Yes, part of it could be due to some enthusiastic driving and spending a good deal of time in SPORT mode. ECO is fine, but selecting the sportier mode brings a huge increase in fun factor.

The car won’t win many stoplight races, but the instant torque from the electric motor, provides enthusiastic performance.
I like that electric mode is available at just about any speed and the switch from electric to engine power is seamless.
Steering response is quick and provides excellent feedback. I’m able to find a couple of bendy ice-free roadways and even with winter tires on the 17-inch alloys, cornering is precise.

Of course there’s always a car full of electronic nannies on hand to make sure I stay safe. The test car has autonomous emergency braking with pedestrian detection, blind spot monitor, rear cross-traffic alert, lane change assist, lane departure warning and stability control to name a few. And there’s always the human in the right seat hollering “watch out” (needlessly).

I can’t find much to dislike about the Ioniq. There’s that rear visibility issue and the rear seats don’t fold completely flat, but given the fact the hybrid battery is located under the rear seat, I can’t really harp on that too much.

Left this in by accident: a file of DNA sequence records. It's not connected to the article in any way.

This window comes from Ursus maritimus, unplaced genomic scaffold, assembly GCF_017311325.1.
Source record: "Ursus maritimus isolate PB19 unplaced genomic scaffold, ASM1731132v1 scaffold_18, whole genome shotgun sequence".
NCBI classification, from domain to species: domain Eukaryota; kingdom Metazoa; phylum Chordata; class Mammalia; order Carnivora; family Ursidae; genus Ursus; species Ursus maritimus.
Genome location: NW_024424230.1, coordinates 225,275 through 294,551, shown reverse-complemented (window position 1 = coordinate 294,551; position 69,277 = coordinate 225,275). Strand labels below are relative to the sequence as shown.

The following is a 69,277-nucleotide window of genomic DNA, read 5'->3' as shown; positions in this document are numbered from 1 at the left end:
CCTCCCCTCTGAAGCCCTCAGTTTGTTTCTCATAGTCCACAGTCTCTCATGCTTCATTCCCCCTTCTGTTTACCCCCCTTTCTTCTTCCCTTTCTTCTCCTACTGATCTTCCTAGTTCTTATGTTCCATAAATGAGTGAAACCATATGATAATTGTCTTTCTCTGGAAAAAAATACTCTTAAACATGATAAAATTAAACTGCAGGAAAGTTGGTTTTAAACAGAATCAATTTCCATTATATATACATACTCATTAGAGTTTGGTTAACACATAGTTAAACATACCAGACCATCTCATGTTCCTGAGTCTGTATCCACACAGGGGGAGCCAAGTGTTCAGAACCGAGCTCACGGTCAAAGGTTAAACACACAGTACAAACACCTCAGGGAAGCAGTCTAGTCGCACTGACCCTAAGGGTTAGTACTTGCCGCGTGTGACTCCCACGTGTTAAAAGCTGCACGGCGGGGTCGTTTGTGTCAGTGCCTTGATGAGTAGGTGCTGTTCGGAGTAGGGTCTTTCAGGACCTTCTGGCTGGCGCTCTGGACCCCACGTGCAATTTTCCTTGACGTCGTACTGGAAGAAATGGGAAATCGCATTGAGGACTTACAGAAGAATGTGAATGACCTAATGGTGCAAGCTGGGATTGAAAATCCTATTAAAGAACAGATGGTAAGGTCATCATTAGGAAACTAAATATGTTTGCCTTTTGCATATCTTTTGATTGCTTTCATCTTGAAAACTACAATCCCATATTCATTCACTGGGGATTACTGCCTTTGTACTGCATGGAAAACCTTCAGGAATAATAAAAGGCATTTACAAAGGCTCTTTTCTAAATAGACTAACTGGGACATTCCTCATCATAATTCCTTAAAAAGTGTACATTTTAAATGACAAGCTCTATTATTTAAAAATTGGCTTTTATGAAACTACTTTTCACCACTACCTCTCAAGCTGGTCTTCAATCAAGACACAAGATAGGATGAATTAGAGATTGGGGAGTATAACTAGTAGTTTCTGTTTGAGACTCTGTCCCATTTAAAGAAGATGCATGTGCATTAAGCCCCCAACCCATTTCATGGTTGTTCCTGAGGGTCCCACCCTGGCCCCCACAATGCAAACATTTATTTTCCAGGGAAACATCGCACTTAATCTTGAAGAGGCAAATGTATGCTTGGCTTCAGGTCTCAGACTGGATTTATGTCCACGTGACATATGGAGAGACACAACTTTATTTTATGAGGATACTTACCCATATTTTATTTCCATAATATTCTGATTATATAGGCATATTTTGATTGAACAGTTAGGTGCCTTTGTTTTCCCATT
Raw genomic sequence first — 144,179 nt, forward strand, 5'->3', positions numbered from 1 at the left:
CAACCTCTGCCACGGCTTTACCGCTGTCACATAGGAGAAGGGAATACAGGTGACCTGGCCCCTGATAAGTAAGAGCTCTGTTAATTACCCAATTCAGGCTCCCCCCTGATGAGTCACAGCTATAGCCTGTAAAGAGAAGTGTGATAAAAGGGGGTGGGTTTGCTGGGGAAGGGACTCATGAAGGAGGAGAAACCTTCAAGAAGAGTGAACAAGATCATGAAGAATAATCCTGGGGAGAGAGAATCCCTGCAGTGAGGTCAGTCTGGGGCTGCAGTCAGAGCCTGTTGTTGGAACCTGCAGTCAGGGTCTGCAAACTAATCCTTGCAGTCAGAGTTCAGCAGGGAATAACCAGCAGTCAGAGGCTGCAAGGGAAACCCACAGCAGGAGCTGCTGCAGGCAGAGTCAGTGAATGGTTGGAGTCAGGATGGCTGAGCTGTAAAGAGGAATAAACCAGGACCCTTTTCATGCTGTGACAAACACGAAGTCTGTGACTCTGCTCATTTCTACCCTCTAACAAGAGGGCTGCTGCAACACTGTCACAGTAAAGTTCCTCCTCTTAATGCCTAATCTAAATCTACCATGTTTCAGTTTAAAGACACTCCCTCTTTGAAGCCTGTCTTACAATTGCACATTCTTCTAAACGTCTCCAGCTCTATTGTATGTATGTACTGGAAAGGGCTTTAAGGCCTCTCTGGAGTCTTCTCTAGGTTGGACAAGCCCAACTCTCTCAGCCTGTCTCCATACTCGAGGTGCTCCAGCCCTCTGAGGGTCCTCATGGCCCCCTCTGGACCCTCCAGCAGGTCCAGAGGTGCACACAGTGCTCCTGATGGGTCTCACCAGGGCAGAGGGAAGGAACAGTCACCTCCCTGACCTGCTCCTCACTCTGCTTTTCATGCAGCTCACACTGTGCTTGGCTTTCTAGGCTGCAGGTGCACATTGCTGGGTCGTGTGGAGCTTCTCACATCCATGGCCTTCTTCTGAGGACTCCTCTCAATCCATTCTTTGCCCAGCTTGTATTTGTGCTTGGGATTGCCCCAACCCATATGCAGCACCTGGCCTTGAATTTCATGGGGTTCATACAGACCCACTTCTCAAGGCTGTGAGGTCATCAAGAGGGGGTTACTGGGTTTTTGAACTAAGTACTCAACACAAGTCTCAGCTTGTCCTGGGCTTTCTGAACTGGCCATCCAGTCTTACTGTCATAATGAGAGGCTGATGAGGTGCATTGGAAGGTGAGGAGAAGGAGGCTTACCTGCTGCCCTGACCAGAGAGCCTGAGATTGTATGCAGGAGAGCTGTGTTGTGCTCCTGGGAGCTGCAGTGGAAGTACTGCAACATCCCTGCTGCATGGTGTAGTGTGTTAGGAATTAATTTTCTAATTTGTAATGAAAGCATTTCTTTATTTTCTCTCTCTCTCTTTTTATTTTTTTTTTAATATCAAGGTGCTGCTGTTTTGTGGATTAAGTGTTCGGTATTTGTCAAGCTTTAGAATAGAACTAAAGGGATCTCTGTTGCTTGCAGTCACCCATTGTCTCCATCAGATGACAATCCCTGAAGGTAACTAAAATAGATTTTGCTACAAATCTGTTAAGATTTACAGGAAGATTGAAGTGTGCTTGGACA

Take two : Sabrina Giacomini

My first thought looking at the Ioniq was “It looks good, but it also looks familiar”. True enough, I quickly noticed the design similarities with the new Hyundai Elantra, including the feline headlights and LED strips fog lights. At the back however, belonging to the Hyundai family is questionable. It does have a rear window similar to the Veloster’s, but the silhouette is reminiscent of a Chevrolet Volt, with the gentle slope of the roof plunging 90 degrees at the hatch, ending on a wide rear door. Not an unpleasing sight but one that definitely screams “hybrid”.